Matthew the Apostle, or Levi, (flourished 1st century ce, Palestine; Western feast day September 21, Eastern feast day November 16), one of the Twelve Apostles of Jesus Christ and the traditional author of the first Synoptic Gospel (the Gospel According to Matthew).
How did Matthew became an apostle?
Matthew, whose father was Alphaeus (Mark 2:14), was named Levi before his call by Jesus. … From that time on, instead of collecting tax money, Matthew collected souls for the kingdom of God. Despite his sinful past, Matthew was uniquely qualified to be a disciple.
What is the difference between an apostle and a disciple?
While a disciple is a student, one who learns from a teacher, an apostle is sent to deliver those teachings to others. “Apostle” means messenger, he who is sent. An apostle is sent to deliver or spread those teachings to others. … We can say that all apostles were disciples but all disciples are not apostles.
When did Jesus call Matthew as an apostle?
The Calling of Matthew is an episode in the life of Jesus which appears in all three synoptic gospels, Matthew 9:9–13, Mark 2:13–17 and Luke 5:27–28, and relates the initial encounter between Jesus and Matthew, the tax collector who became a disciple.
What was Matthew before he became a disciple?
It is believed to have been written by Matthew, one of the original twelve disciples and apostles of Jesus Christ. Before being called to follow Christ, Matthew was a publican, a tax collector for the Roman Empire. … Christ calling him was seen as a sign of the ultimate redemptive power of grace and God’s forgiveness.
Did Matthew write the book of Matthew?
These books are called Matthew, Mark, Luke, and John because they were traditionally thought to have been written by Matthew, a disciple who was a tax collector; John, the “Beloved Disciple” mentioned in the Fourth Gospel; Mark, the secretary of the disciple Peter; and Luke, the traveling companion of Paul.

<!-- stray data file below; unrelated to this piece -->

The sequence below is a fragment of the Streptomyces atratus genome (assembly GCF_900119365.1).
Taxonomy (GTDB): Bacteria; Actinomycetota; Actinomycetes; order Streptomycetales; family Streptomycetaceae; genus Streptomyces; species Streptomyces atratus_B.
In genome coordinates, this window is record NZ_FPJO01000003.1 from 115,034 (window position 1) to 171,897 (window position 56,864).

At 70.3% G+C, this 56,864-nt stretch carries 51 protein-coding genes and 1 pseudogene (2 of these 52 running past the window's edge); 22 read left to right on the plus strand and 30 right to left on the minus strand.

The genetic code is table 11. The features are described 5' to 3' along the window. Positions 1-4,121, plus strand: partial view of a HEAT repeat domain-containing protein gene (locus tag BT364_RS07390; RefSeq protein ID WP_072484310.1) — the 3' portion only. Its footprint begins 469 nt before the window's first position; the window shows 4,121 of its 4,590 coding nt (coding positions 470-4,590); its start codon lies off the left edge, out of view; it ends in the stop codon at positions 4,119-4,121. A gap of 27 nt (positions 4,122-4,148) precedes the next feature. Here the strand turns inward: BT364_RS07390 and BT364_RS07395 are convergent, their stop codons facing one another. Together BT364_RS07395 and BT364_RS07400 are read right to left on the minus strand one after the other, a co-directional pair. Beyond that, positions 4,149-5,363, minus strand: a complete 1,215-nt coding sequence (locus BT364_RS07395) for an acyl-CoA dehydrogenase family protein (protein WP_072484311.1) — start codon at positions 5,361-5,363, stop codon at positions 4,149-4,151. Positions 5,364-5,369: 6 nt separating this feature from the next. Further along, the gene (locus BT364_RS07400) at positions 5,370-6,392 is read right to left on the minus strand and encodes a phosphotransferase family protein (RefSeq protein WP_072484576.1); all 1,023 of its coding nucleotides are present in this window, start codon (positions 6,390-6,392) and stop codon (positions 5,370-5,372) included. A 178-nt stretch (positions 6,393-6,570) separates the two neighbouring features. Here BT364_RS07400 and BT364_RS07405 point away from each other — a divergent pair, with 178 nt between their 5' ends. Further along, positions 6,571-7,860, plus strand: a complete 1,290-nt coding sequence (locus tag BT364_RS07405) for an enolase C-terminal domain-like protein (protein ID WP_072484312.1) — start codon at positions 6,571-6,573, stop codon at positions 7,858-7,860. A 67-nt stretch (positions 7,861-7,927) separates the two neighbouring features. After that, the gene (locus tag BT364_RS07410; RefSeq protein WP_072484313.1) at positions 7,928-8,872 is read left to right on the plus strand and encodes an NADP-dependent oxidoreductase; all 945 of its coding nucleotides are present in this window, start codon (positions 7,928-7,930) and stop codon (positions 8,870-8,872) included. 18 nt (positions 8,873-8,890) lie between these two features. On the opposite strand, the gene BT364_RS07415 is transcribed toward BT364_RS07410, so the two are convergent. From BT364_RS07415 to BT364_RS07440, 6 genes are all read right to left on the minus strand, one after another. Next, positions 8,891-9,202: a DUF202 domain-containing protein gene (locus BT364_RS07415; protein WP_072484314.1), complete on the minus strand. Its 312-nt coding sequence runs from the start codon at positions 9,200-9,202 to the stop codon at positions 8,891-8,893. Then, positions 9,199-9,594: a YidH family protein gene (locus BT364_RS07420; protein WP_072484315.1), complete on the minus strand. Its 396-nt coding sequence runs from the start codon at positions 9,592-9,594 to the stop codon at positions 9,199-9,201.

What was Matthew the Apostle known for?
Matthew authored the first Gospel of the Bible’s New Testament, now known as the Gospel of Matthew. Prior to preaching the word of God, he worked as a tax collector in Capernaum. Matthew is the patron saint of tax collectors and accountants.
What happened to Matthew the disciple?
The Catholic Church and the Orthodox Church each hold the tradition that Matthew died as a martyr, although this was rejected by Heracleon, a Gnostic Christian viewed as a heretic, as early as the second century.
Was Luke a disciple or an apostle?
Luke was a physician and possibly a Gentile. He was not one of the original 12 Apostles but may have been one of the 70 disciples appointed by Jesus (Luke 10). He also may have accompanied St. Paul on his missionary journeys.
Was Paul a disciple or an apostle?
Paul the Apostle ( c. 5 – c. 64/67 AD), commonly known as Saint Paul and also known by his Hebrew name Saul of Tarsus, was a Christian apostle (although not one of the Twelve Apostles) who spread the teachings of Jesus in the first-century world.
Who wrote Matthew?
It has traditionally been attributed to St. Matthew the Evangelist, one of the 12 Apostles, described in the text as a tax collector (10:3). The Gospel According to Matthew was composed in Greek, probably sometime after 70 ce, with evident dependence on the earlier Gospel According to Mark.
What is the 12 disciples name?
When morning came, he called his disciples to him and chose twelve of them, whom he also designated apostles: Simon (whom he named Peter), his brother Andrew, James, John, Philip, Bartholomew, Matthew, Thomas, James son of Alphaeus, Simon who was called the Zealot, Judas son of James, and Judas Iscariot, who became a …
What was Matthew’s original name?
It was the first of the three to be installed in the chapel, in July 1600. The painting shows the martyrdom of Saint Matthew the Evangelist, author of the Gospel of Matthew. According to tradition, the saint was killed on the orders of the king of Ethiopia while celebrating Mass at the altar.
Who did Matthew write his gospel for?
Who was Matthew writing for? Matthew’s gospel is clearly written for a Jewish Christian audience living within the immediate proximity of the homeland itself. Matthew’s is the most Jewish of all the gospels.